In our second Conversation we turned to one of the most hotly debated topics in EU politics, namely the conditionality of access to social rights by EU citizens living and working in other member states. Our first speaker, Martin Seeleib-Kaiser, Professor of comparative public policy at the University of Tübingen, situated the challenge of social rights conditionality in a historical perspective: How did confederate and emerging federal states such as the North German Confederation, Switzerland and the United States cope with the tension between free movement and social welfare provision? The spirit of his contribution was hopeful: Yes, the EU system of access to social rights faces challenges from reticent member states who fear disproportionate costs, but, like the historical case studies, these challenges can at least partially be overcome. One policy solution he proposed was a European Minimum Income Scheme.
Our second speaker, Professor Dorte Sindbjerg Martinsen from the University of Copenhagen, laid out findings regarding the implementation and policitization of welfare-conditionality rules in individual EU member states. How are abstract EU policies actually applied, interpreted and debated in member states given the considerable ambiguity that exists in this area? Her core finding is that implementation is extremely variegated and often heavily politicised, leading to large de facto discrepancies in access to social benefits which are guaranteed by treaty. By way of recommendation, she suggested that key concepts in the social-rights debates need to communicated more clearly: Politicisation and worries about “benefit tourism” often stem from one-sided (mis-)representation of conditionality rules.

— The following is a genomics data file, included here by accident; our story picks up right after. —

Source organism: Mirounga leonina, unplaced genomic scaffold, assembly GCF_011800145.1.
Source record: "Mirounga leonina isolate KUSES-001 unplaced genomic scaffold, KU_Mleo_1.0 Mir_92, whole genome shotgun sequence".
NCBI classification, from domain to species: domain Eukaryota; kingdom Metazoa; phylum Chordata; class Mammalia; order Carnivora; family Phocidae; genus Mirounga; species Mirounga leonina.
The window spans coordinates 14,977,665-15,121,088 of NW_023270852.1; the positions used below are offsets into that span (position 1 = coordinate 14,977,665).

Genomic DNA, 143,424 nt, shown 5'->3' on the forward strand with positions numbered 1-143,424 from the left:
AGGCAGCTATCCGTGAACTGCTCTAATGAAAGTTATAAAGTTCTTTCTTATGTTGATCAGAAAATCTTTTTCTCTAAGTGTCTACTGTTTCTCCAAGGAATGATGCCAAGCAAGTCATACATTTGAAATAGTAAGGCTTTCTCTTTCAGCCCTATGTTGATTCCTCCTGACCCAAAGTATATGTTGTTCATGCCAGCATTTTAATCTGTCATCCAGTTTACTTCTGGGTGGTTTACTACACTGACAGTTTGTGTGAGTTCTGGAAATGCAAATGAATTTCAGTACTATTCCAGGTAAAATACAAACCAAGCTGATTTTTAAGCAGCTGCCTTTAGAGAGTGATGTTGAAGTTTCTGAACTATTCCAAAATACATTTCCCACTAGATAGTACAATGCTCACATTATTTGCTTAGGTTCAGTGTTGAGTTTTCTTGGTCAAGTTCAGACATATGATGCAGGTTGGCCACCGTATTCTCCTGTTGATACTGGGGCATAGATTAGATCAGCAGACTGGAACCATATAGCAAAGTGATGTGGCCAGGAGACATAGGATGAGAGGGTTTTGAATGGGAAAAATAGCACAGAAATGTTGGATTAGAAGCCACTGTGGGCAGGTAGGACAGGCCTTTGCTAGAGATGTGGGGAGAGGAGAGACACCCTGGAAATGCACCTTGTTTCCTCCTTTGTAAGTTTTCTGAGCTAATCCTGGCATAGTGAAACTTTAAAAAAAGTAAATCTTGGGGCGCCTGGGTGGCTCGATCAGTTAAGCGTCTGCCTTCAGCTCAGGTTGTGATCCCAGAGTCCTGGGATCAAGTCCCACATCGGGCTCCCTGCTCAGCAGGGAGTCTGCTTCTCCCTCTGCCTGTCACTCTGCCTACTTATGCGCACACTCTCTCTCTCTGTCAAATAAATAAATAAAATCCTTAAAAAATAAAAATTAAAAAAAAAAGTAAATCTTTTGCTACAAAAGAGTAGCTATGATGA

Our commentator, Martin Ruhs (Chair in Migration Studies at the Robert Schuman Centre, EUI), shared the speakers’ diagnosis of growing politicization of social rights conditionality across member states, which leads policy-makers and media to exaggerate the likely economic costs of extending wider access to social rights to EU citizens. However, he also pointed out that conditionalities track most people’s basic intuitions regarding the appropriateness of strong ‘contributory norms’. He wondered in this context why academic focus has rested squarely on conditionalities imposed vis-à-vis EU citizens whereas more restrictive conditionalities vis-a-vis third-country workers do not seem to raise similar concern.
Our Conversation Series continues on March 5, when Waltraud Schelkle (London School of Economics) and Eloïse Stéclebout-Orseau (European Fiscal Board) debate the future of European Monetary Union.
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